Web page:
Forming a coalition during an election campaign or when the dust finally settles after a close-call election is often toted as blasphemous, an abomination, or heresy. But, isn’t a government formed by the supposed “best and brightest” a better way of doing business in today’s political scene, rather than just having one-party rule? Maybe a coalition of two or more federal political parties is what Canada needs right now? Or maybe Canadians are content and are settled in with the notion of the old and archaic one-party rule?
A minority government could be achieved if two or more political parties could get over themselves or at the very least — its leaders. In the news, when the idea of a coalition is brought up to federal political party leaders, it’s as though a reporter brought up nightmares of apocalyptic decay or something so sinister the messenger should be shot just because of the sheer ultra-sensitive nature of the thought. Surely, this is an exaggeration. Or is it? Politicians cringe when the word “coalition” is part of a Canadian’s coffee or water cooler talk and/or rhetoric.
For far too long, Canadians have heard the idea of a “coalition.” What if the federal Liberals and NDPs merged to form a supergroup, like ABBA or the New Kids on the Block? It could happen. But, it doesn’t mean it shouldn’t happen — one day. Perhaps, the federal Conservatives could join forces with the Bloc Quebecois. Or the Greens could set up shop with the NDPs or the Liberals could join with both the Conservatives and NDPs to collectively use their expertise and knowledge to run the country. More heads are better than one. So, why is it such a travesty to suggest such things? It’s probably mostly because of ego and arrogance. Why would a political party leader want to share the stage with someone else, when they can be both the headliner and opener? But, in 2015, a coalition could be a reality but it won’t because the federal political leaders frown upon the mere whisper of it.
Testosterone is of course behind some of the reasons for it. Three of the major political party leaders are men. It’s a peeing contest, no doubt. If that’s the case, why not put the three of them in a cage and let them duke it out and the winner takes all.
If their life depended on it, I’m sure a political party leader would reach out for a lifeline to one of the competing political party leaders or maybe they wouldn’t and would simply whither and die. But, with a little help from their friends, they could climb out of the abyss and gain strength and reach to the top.
But, what if you are the party leader, already at the top? Well, sharing duties with others could be a good thing. Didn’t parents preach to us about sharing and the religious Christian book tells tales of being kind, compassionate and generous — while not being greedy, envious or wrathful.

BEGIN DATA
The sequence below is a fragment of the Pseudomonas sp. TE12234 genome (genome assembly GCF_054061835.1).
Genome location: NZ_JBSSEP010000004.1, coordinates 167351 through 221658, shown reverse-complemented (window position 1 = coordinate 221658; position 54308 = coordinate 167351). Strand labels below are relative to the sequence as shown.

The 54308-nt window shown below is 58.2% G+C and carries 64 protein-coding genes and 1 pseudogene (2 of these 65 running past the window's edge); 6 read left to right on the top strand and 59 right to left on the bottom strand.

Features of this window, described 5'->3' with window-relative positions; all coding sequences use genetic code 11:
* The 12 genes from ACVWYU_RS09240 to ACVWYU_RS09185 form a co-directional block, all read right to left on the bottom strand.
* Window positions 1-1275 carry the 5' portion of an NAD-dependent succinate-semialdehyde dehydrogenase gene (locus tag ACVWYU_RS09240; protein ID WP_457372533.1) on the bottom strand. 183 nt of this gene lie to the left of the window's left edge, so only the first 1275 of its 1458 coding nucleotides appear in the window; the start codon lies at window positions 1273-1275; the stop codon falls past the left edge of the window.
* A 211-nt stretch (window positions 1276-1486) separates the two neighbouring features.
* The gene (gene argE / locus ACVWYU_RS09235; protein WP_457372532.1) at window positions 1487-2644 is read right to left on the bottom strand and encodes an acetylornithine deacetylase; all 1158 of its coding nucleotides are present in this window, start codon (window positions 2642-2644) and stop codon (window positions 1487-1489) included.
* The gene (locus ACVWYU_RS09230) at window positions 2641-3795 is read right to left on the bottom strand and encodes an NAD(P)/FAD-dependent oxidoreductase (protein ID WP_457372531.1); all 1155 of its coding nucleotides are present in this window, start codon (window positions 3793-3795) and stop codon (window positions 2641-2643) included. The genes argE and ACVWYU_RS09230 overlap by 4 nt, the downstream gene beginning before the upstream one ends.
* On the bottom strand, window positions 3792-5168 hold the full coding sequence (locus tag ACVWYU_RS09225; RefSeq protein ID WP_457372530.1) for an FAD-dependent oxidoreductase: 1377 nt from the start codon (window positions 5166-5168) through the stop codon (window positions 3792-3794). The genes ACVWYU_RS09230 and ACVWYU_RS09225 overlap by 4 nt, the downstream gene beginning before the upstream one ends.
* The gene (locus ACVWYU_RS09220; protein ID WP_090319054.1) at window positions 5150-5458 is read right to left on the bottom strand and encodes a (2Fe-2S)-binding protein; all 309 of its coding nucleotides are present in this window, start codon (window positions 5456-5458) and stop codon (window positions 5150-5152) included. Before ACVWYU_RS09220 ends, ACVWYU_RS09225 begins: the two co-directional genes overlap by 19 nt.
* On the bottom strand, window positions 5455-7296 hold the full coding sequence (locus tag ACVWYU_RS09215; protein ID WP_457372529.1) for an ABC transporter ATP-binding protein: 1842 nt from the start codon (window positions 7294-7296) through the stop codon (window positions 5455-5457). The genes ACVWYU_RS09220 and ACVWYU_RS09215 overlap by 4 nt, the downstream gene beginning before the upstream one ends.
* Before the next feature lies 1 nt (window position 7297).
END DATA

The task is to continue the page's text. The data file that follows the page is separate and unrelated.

Coalitions can be helpful to a civilized society. Countries have formed alliances to work together for the common good. Political parties, not so keen on forming a coalition, could be pursuing personal or party agendas, rather than what is good for common Canadians.
If Canada was governed by a few good men or women, as opposed to just one dude or dudette and their political party — doesn’t that make more sense? Should all governments look at a coalition, as a possible game plan moving forward?
Growing up, our parents, teachers and employers speak of working together and being part of a team but in the real world, as shown by federal political parties and their leaders, there is an ‘I’ in team. Sports teams recruit players from other teams to win games and trophies, companies merge to make more money and get ahead.
Look at it this way — what if the political party in power, let’s say the current Conservatives, bought out Tim Hortons (like Burger King recently did) or vice-versa? Or similar to when Disney bought Marvel, the Star Wars universe and The Muppets? Could you imagine if the Conservatives, Liberals and NDPs were now a part of some pseudo-universe where Harper, Trudeau and Mulcair were working in unison for Canadians to move this country forward? It would be like Spiderman, Luke Skywalker and Kermit the Frog kicking arse in a weird Disney-laced world — sort of. OK, that might be creepy but Canadians may enjoy the show.
Perhaps, Canadians could be asked about it. Perhaps, a referendum could be created to ask this question and many others. What kind of government should Canada have? Why aren’t Canadians part of the plan? How can Canada move forward into the late 2000s? When will Canadians be able to have proper representation in Ottawa? Could all Canadians, one day, want to vote?
It’s time Canadians begin to be actively involved in federal politics before federal politics continue to actively involve Canadians in unwanted future endeavours.
If federal political party leaders can’t play nicely together to continue to make Canada great, then maybe they shouldn’t be at the playground at all.